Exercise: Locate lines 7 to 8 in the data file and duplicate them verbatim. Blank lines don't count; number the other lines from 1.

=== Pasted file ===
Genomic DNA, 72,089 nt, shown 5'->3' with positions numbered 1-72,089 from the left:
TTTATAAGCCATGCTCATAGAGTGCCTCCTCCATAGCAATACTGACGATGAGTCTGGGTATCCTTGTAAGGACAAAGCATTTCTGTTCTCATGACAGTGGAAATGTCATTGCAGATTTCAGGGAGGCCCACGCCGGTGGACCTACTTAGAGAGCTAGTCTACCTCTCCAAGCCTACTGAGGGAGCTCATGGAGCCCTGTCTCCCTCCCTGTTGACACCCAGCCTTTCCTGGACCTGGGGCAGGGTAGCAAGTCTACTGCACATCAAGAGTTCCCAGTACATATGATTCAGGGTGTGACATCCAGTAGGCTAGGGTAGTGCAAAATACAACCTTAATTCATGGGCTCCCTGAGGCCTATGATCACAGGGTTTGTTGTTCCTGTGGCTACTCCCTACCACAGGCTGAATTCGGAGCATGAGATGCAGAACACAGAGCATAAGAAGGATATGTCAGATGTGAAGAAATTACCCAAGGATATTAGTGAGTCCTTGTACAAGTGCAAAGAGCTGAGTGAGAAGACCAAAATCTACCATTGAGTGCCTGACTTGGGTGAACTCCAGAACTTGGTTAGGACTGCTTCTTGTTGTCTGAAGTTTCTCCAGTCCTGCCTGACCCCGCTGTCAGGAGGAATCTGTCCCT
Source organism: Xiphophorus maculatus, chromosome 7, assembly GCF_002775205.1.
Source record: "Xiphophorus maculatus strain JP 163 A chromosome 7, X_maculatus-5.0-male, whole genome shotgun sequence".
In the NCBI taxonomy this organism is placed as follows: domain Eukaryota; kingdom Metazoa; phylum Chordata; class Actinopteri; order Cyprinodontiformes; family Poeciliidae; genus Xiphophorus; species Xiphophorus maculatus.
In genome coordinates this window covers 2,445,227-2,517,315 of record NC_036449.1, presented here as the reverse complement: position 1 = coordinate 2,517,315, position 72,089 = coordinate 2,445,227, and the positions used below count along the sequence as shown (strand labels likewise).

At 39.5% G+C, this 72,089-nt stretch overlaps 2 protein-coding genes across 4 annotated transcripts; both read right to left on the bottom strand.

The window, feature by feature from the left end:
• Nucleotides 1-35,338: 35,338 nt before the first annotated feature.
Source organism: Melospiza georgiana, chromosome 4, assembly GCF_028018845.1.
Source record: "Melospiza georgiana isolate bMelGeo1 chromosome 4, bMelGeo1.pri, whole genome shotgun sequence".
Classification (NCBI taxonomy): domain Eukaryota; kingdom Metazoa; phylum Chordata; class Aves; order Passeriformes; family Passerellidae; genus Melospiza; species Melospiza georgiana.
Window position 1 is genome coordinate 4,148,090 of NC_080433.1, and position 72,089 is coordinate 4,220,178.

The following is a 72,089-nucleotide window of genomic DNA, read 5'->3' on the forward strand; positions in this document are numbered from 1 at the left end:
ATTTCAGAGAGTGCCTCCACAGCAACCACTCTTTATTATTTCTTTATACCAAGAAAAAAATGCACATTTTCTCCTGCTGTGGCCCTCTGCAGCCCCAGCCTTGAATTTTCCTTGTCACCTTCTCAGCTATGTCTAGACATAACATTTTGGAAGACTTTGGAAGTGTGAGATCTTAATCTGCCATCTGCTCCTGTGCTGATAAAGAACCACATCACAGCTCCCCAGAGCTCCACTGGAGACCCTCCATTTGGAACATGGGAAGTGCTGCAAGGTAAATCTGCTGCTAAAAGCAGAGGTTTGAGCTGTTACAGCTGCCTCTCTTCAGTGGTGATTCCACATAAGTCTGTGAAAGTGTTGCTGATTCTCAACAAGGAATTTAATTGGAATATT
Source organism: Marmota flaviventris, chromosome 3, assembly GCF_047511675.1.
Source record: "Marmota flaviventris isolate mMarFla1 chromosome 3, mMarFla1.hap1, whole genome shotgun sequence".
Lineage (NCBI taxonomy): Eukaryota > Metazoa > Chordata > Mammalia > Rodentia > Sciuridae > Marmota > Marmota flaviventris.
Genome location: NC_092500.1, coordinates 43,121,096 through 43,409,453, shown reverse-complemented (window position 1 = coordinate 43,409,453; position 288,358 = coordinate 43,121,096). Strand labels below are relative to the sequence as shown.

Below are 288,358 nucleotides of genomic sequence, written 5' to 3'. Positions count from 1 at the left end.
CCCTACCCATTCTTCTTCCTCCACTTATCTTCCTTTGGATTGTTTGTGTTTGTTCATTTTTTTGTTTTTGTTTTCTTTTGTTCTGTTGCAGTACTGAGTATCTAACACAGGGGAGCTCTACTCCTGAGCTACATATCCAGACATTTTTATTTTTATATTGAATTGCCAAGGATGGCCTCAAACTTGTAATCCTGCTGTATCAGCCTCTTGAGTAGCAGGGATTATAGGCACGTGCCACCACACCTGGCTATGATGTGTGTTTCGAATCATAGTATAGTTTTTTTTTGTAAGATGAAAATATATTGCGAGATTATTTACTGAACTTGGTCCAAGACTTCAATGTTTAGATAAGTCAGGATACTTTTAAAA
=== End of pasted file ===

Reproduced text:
At 39.5% G+C, this 72,089-nt stretch overlaps 2 protein-coding genes across 4 annotated transcripts; both read right to left on the bottom strand.

The window, feature by feature from the left end: